Making a Difference in Uncertain Times

There is a certain pride I feel when I see the way that those who work in the voluntary sector and in faith organisations respond to a crisis like that which we are facing. It is not a wrong, boastful pride but a ‘settled rightness’ that makes me want to tell others the good news of service to humankind.

Yet, if we are honest it has been hard in recent times to hold fear at bay. And, boy, does fear make us do strange things – how are you doing for toilet roll? If it’s not panic buying, it may be road rage – we must be able to recognise the signs of strain in those around us coming out in different ways. It is tough for kids as well. All of us in close contact with them need to recognise that they can sense tension, even if they don’t understand what is happening. We need to give each other the benefit of the doubt – be aware that the emotions being displayed perhaps do not reflect the root emotion. Anger may well be an outworking of fear.

Do be careful of fake news, rumour and drama – so limit your exposure to news programmes, news feeds and social media. When they don’t have anything new to report they will speculate. That is not always good for our mental health.

So what is the antidote to fear? It seems fair for us to be on edge and worried given the circumstances. We cannot change the facts. Surely then the answer to fear is courage! Well, the Bible says;

Perfect love casts out all fear
—1 John 4:18

So, then, is the answer to fear, love? Strange, isn’t it? The natural reaction to fear is to fight – this may well look like bravery or courage, but fear remains underlying. However, love takes the sting out of fear. Fear separates whilst love brings us together. Try it! The next time you’re feeling fearful, try doing something loving instead. Call someone, serve your housemates, reach out and don’t retract.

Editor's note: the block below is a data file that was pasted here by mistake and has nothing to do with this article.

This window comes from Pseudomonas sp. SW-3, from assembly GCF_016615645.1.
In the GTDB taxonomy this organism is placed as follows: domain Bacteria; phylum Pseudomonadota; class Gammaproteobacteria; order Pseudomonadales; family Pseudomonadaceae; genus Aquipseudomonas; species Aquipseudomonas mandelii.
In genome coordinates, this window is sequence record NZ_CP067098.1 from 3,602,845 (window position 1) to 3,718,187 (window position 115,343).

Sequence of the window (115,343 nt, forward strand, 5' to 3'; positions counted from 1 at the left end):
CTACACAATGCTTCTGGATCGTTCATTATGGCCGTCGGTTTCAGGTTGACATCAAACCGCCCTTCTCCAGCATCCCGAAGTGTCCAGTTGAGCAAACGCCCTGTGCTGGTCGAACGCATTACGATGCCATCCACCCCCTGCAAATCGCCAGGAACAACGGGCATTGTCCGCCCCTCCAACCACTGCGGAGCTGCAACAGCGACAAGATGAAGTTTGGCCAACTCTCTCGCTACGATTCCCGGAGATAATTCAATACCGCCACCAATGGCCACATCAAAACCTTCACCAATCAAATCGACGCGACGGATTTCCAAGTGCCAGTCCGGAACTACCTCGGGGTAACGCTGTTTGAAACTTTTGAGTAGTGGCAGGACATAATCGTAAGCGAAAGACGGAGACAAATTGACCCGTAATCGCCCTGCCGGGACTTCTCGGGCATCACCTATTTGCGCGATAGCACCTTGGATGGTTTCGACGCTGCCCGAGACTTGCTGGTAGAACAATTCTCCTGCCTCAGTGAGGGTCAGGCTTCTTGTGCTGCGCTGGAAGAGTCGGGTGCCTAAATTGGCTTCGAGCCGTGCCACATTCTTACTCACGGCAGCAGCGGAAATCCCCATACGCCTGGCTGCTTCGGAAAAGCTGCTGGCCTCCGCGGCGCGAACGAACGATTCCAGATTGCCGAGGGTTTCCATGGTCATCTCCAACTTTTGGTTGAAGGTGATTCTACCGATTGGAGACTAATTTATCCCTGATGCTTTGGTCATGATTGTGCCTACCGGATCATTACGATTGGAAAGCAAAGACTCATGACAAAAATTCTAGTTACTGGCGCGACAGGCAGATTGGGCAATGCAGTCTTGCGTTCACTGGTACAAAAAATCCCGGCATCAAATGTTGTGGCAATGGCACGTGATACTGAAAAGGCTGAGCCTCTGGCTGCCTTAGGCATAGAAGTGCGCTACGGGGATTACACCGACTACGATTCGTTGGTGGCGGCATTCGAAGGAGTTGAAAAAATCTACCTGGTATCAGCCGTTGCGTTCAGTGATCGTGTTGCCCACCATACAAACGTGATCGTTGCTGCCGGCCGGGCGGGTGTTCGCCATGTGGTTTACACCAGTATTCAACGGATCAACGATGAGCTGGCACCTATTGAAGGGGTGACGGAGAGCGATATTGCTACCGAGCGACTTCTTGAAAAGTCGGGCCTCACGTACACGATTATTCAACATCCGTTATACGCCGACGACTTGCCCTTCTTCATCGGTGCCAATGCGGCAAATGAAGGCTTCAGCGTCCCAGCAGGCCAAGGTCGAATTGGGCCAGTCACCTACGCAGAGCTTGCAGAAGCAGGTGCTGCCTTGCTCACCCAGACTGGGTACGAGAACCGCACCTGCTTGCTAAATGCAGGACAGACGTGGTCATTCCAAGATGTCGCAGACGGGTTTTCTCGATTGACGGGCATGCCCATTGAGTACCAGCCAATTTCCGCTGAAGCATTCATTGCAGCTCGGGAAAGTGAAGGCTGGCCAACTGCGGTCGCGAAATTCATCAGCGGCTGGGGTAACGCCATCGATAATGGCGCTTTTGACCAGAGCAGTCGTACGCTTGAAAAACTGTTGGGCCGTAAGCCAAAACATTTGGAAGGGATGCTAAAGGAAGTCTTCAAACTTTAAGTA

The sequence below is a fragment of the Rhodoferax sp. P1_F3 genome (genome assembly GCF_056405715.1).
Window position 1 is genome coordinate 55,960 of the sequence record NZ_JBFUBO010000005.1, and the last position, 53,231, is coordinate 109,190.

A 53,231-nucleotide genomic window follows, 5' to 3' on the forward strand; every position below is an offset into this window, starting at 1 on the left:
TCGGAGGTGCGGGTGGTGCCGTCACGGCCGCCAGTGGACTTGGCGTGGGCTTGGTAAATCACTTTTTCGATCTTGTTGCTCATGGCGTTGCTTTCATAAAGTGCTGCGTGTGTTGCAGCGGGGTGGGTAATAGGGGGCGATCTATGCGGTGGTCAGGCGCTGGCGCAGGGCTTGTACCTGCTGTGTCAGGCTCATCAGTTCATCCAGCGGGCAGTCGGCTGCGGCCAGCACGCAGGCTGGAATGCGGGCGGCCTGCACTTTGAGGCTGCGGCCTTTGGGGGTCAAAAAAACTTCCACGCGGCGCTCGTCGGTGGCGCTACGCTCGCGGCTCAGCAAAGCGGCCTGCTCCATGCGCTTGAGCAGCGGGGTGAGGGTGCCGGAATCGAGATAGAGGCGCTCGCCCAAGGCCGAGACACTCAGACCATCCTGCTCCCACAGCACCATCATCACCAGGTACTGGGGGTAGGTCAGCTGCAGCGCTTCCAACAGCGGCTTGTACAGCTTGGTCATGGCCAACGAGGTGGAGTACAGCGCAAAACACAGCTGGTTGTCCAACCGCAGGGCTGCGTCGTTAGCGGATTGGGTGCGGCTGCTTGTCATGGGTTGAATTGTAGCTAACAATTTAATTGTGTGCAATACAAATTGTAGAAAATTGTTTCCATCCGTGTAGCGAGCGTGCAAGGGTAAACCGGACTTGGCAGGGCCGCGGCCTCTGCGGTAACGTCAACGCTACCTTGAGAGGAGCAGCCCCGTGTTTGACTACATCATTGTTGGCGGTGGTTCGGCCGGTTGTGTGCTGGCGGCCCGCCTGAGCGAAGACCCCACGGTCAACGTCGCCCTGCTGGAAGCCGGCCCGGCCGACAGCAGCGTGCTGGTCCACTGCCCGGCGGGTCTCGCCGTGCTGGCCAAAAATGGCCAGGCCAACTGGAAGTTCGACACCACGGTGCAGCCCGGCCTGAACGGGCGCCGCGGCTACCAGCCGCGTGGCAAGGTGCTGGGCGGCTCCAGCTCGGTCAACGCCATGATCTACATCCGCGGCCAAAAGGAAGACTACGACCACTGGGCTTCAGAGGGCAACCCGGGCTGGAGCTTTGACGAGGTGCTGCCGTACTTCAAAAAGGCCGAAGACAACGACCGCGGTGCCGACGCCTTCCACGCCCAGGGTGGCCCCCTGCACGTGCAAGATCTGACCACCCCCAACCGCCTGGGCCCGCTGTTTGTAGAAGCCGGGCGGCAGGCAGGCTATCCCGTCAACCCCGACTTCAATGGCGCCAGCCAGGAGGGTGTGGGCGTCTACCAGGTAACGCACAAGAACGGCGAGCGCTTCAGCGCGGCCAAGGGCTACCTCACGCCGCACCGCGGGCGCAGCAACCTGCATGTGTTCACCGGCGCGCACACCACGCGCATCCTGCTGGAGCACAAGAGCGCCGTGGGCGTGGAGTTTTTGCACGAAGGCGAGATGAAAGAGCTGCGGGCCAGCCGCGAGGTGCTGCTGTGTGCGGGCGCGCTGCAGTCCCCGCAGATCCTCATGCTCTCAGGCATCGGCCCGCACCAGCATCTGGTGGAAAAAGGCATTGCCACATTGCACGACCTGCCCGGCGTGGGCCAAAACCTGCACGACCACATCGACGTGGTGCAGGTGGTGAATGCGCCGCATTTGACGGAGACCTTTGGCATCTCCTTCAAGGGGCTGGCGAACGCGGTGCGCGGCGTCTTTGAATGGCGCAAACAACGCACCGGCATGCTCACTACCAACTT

When ‘love’ is written in the Bible, the original Greek text uses the word ‘agape’ which we struggle to translate into English. There are several kinds of love. For example, there is brotherly mutual love; there is Eros – love-related sexual desire; and ‘agape’ love which implies giving with no expectation of return. In today’s society we have translated this love to ‘charity’. It is a divine love, costly and precious, selfless and sacrificial.

There will be plenty of opportunities for us to be selfless and to put the needs and desires of others before ourselves. Right in the midst of the fearful situation is the means to overcome that fear – practising love.

About Daniel Singleton

National Executive Director

Daniel Singleton has been the National Executive Director of FaithAction since 2007. This role has seen Daniel forge close working relationships across a number of national government departments, as well as local statutory and voluntary-sector bodies. As part of FaithAction’s mission to connect national and local government with grassroots organisations, Daniel also meets regularly with FaithAction member groups to help them develop in their social action.